A paroled sex offender who gave police the slip after a 3 ½-hour chase in a motor home after turning into an almond orchard has been caught at a railyard in Barstow.
The parolee, 46-year-old Stephen Houk, was captured Thursday following Tuesday's chase, officials said.
Houk, who was on parole for felony sodomy in Oregon, began leading police on a chase Tuesday afternoon in Los Angeles after deputies tried to talk to him about a report that he had threatened his wife, said sheriff's Capt. Darren Harris.
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Houk fled with his young children inside the motor home.
Police followed Houk from narrow surface streets in Hollywood more than 100 miles north to the agricultural heartland of California.
In Bakersfield, Houk repeatedly exited and re-entered the freeway and at times drove through the city and a busy Walmart parking lot, all with his 3-year-old son and 11-month old daughter in the vehicle.
Eventually Houk turned on a dirt road to the orchard, where both the motor home and police vehicles kicked up blinding dust, said Officer Robert Rodriguez, a spokesman with the California Highway Patrol.
When the motor home stopped with its front end under a thick canopy of trees, officers pulled back for safety, Rodriguez said.
"Officers had zero visibility," he said.
Police eventually surrounded the motor home with armored vehicles and patrol cars, guns drawn, waiting for Houk to emerge. Instead, his 3-year-old son walked out about 45 minutes later.
Police then found the baby inside and Houk nowhere in sight.
"He got lucky," Rodriguez said. "All the forces came together and temporarily, they were on his side."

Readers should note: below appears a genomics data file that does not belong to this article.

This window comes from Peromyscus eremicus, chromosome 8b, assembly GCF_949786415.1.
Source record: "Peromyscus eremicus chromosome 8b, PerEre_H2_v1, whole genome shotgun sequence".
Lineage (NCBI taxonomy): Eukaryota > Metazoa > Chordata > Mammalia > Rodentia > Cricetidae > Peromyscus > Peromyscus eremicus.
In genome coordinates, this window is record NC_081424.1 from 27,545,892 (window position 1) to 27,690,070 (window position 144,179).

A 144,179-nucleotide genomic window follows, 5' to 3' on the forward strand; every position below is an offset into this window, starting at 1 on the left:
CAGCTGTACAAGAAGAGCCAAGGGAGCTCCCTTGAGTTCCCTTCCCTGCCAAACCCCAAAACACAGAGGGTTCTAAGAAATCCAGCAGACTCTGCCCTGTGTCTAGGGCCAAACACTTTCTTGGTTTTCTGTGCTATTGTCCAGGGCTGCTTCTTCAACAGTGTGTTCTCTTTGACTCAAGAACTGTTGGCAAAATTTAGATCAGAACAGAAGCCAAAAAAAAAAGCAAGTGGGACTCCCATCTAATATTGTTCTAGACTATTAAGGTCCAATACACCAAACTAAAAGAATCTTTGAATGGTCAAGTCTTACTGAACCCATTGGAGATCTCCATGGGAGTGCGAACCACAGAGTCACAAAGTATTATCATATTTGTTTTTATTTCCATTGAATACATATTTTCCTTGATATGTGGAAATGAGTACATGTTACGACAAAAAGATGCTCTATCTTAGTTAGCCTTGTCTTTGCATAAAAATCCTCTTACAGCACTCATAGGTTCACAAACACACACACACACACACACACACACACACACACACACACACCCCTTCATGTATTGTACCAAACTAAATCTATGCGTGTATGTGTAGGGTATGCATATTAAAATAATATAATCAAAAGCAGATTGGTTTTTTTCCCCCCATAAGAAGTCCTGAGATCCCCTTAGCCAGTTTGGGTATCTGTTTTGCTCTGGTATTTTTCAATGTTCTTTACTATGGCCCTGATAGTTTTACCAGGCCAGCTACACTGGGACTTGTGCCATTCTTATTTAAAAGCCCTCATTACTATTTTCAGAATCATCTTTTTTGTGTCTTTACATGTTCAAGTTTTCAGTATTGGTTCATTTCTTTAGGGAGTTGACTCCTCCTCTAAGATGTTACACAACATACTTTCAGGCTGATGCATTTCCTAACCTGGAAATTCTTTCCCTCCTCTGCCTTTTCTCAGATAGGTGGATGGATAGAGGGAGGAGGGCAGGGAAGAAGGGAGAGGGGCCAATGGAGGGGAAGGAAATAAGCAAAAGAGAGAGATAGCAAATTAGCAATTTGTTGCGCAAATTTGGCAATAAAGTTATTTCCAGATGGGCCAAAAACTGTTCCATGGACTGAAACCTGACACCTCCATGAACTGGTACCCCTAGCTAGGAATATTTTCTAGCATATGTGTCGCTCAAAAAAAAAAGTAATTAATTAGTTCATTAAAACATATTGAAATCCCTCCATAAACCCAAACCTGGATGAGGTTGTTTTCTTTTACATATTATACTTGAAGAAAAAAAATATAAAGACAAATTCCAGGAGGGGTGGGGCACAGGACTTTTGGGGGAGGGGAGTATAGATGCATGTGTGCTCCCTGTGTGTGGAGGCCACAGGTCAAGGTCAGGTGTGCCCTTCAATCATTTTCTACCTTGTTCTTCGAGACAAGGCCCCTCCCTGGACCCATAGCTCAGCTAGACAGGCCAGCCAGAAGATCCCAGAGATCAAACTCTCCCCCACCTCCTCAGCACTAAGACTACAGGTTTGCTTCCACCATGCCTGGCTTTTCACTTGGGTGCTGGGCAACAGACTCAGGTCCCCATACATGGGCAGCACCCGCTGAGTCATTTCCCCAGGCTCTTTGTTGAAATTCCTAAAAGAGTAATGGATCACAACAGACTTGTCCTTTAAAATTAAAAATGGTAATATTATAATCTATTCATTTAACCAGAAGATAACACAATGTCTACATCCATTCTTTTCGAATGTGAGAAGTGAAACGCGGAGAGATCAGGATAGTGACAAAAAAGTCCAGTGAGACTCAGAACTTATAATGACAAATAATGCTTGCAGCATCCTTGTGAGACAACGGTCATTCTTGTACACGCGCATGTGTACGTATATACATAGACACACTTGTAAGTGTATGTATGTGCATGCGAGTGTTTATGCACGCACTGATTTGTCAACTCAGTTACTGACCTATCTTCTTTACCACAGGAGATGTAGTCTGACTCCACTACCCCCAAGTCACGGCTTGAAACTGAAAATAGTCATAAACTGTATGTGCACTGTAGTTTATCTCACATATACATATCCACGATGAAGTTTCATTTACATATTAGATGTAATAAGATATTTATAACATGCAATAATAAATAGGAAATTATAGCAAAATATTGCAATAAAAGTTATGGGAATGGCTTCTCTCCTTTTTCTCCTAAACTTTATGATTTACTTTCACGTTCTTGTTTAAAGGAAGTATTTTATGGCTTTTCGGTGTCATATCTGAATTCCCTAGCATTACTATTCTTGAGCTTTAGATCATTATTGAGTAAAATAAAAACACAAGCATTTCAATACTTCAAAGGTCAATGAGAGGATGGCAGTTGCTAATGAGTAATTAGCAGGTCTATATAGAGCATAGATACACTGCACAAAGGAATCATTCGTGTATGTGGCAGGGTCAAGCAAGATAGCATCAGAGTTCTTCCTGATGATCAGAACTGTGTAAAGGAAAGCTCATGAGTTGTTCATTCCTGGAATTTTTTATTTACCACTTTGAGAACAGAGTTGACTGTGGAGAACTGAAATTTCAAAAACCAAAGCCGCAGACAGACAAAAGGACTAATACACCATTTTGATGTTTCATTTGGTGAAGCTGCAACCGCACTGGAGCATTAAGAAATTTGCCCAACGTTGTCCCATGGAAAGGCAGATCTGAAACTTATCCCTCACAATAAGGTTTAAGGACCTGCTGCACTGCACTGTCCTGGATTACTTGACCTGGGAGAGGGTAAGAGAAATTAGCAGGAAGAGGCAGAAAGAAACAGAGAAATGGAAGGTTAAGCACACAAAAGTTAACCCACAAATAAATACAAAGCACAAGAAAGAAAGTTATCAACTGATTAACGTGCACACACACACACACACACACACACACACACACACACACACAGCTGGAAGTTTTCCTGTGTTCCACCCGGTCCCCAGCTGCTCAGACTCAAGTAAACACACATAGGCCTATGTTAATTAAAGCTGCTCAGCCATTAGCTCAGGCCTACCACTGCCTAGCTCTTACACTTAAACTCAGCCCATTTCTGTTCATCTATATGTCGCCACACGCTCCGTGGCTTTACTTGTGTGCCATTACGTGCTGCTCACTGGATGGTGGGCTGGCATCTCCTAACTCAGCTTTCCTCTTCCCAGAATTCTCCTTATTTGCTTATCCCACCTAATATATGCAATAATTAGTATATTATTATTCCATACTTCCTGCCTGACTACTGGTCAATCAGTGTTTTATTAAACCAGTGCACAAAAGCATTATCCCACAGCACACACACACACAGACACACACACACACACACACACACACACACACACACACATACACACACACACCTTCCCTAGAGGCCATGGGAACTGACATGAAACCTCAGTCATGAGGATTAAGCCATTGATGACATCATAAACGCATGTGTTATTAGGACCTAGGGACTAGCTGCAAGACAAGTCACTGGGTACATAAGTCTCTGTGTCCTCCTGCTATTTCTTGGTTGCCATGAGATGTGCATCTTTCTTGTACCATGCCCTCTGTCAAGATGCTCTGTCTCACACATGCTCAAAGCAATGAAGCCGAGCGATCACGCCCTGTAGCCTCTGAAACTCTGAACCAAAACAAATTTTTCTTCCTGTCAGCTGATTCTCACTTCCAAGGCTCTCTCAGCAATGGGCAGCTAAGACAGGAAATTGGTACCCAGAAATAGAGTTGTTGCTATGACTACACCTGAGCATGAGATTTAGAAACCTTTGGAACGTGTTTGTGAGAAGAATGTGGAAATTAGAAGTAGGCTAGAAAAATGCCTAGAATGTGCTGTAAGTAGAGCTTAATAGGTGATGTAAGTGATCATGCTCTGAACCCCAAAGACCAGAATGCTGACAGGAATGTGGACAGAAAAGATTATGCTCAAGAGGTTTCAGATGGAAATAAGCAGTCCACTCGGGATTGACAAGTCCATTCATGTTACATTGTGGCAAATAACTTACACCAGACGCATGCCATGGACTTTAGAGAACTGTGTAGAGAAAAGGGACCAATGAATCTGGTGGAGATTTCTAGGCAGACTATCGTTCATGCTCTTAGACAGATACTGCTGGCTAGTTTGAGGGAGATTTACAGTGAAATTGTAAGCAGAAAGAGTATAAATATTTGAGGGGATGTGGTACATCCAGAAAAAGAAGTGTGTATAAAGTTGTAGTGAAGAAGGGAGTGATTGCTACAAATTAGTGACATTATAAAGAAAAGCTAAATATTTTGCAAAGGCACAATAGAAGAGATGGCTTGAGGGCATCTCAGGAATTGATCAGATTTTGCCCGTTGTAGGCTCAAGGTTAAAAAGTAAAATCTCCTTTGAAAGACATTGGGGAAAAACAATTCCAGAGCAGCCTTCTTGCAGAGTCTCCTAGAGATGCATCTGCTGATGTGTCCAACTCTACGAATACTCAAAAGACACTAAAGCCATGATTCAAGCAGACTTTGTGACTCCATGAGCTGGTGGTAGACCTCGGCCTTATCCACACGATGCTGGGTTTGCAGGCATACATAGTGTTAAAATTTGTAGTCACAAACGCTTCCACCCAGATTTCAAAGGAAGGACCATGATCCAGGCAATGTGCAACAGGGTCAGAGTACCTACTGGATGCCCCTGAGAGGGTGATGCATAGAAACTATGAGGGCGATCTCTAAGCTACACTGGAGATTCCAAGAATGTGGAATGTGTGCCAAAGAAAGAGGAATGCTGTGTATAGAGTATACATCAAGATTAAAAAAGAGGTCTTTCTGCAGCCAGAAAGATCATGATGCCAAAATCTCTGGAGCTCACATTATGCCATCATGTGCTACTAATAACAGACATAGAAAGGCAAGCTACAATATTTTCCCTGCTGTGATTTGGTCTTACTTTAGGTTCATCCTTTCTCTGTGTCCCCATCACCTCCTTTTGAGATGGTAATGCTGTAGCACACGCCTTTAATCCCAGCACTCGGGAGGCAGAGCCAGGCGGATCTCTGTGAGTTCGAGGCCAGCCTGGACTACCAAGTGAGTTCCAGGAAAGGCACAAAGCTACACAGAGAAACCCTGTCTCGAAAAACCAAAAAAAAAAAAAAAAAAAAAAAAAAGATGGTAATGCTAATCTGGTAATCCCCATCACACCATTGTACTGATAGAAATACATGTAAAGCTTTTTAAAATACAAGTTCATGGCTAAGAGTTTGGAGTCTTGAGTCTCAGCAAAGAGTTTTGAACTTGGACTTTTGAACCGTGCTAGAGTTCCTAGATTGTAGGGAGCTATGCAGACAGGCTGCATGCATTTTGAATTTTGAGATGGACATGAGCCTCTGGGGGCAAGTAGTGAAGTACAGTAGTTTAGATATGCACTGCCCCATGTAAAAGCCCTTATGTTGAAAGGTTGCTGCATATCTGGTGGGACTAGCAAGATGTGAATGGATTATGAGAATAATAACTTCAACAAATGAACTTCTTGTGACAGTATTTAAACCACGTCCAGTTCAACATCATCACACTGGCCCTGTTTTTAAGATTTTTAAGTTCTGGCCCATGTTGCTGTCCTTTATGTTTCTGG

Houk had been wanted for assault with a deadly weapon, making terrorist threats, kidnapping, child endangerment and evading police.
The sheriff's department initially tried to talk to Houk after a customer at a Starbucks in Santa Clarita called police Tuesday morning to report that a woman outside said she had been threatened by her husband, that he had a gun, and she needed help, Harris said.
Later, Houk's wife told deputies that her husband had assaulted her that morning and had loaded a gun and pointed it at her.
Preliminary information indicates that the family had recently traveled to California from Oregon but it's unclear whether they were living in the motor home, which has an Arizona license plate, Harris said.
Most police chases end with immediate arrests, often after officers force cars to stop by puncturing tires or hitting vehicles in precision maneuvers.
Officers didn't do that with Houk because of the children, who were unharmed and reunited with their mother, Rodriguez said.
"We were treating this with kid gloves because we didn't want to agitate the driver," Rodriguez said.
In a 2002 case in Oregon, Houk pleaded guilty to sodomy involving a child and served eight years in state prison.